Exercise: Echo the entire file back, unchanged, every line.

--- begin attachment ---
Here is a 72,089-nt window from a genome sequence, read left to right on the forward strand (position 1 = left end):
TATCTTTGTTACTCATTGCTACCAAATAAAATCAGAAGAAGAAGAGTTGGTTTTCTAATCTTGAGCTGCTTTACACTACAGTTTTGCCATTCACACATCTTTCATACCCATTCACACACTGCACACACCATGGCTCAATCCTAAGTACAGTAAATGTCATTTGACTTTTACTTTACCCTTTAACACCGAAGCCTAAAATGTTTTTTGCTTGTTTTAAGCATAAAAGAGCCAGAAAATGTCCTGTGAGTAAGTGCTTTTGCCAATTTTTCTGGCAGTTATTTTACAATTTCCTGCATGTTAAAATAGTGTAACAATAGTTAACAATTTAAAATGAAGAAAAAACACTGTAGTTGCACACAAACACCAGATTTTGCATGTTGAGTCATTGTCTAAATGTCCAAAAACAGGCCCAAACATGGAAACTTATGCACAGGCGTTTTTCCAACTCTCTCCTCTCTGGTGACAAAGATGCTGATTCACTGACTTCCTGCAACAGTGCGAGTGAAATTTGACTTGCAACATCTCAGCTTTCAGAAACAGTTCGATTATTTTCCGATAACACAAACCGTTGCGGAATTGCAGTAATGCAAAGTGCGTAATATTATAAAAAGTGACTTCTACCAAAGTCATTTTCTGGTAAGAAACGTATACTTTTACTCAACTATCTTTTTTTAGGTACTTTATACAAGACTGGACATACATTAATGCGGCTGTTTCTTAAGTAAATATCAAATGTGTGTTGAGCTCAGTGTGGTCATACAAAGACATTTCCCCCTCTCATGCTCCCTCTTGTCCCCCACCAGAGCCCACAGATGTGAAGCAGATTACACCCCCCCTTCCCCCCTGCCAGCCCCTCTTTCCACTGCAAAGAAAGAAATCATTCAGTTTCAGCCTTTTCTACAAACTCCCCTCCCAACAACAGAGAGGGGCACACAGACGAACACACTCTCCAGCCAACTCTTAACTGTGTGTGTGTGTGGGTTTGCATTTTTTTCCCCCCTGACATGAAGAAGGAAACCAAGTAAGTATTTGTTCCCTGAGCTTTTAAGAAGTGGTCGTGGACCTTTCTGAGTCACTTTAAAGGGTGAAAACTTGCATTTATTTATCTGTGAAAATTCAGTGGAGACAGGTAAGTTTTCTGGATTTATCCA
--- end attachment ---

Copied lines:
Here is a 72,089-nt window from a genome sequence, read left to right on the forward strand (position 1 = left end):
TATCTTTGTTACTCATTGCTACCAAATAAAATCAGAAGAAGAAGAGTTGGTTTTCTAATCTTGAGCTGCTTTACACTACAGTTTTGCCATTCACACATCTTTCATACCCATTCACACACTGCACACACCATGGCTCAATCCTAAGTACAGTAAATGTCATTTGACTTTTACTTTACCCTTTAACACCGAAGCCTAAAATGTTTTTTGCTTGTTTTAAGCATAAAAGAGCCAGAAAATGTCCTGTGAGTAAGTGCTTTTGCCAATTTTTCTGGCAGTTATTTTACAATTTCCTGCATGTTAAAATAGTGTAACAATAGTTAACAATTTAAAATGAAGAAAAAACACTGTAGTTGCACACAAACACCAGATTTTGCATGTTGAGTCATTGTCTAAATGTCCAAAAACAGGCCCAAACATGGAAACTTATGCACAGGCGTTTTTCCAACTCTCTCCTCTCTGGTGACAAAGATGCTGATTCACTGACTTCCTGCAACAGTGCGAGTGAAATTTGACTTGCAACATCTCAGCTTTCAGAAACAGTTCGATTATTTTCCGATAACACAAACCGTTGCGGAATTGCAGTAATGCAAAGTGCGTAATATTATAAAAAGTGACTTCTACCAAAGTCATTTTCTGGTAAGAAACGTATACTTTTACTCAACTATCTTTTTTTAGGTACTTTATACAAGACTGGACATACATTAATGCGGCTGTTTCTTAAGTAAATATCAAATGTGTGTTGAGCTCAGTGTGGTCATACAAAGACATTTCCCCCTCTCATGCTCCCTCTTGTCCCCCACCAGAGCCCACAGATGTGAAGCAGATTACACCCCCCCTTCCCCCCTGCCAGCCCCTCTTTCCACTGCAAAGAAAGAAATCATTCAGTTTCAGCCTTTTCTACAAACTCCCCTCCCAACAACAGAGAGGGGCACACAGACGAACACACTCTCCAGCCAACTCTTAACTGTGTGTGTGTGTGGGTTTGCATTTTTTTCCCCCCTGACATGAAGAAGGAAACCAAGTAAGTATTTGTTCCCTGAGCTTTTAAGAAGTGGTCGTGGACCTTTCTGAGTCACTTTAAAGGGTGAAAACTTGCATTTATTTATCTGTGAAAATTCAGTGGAGACAGGTAAGTTTTCTGGATTTATCCA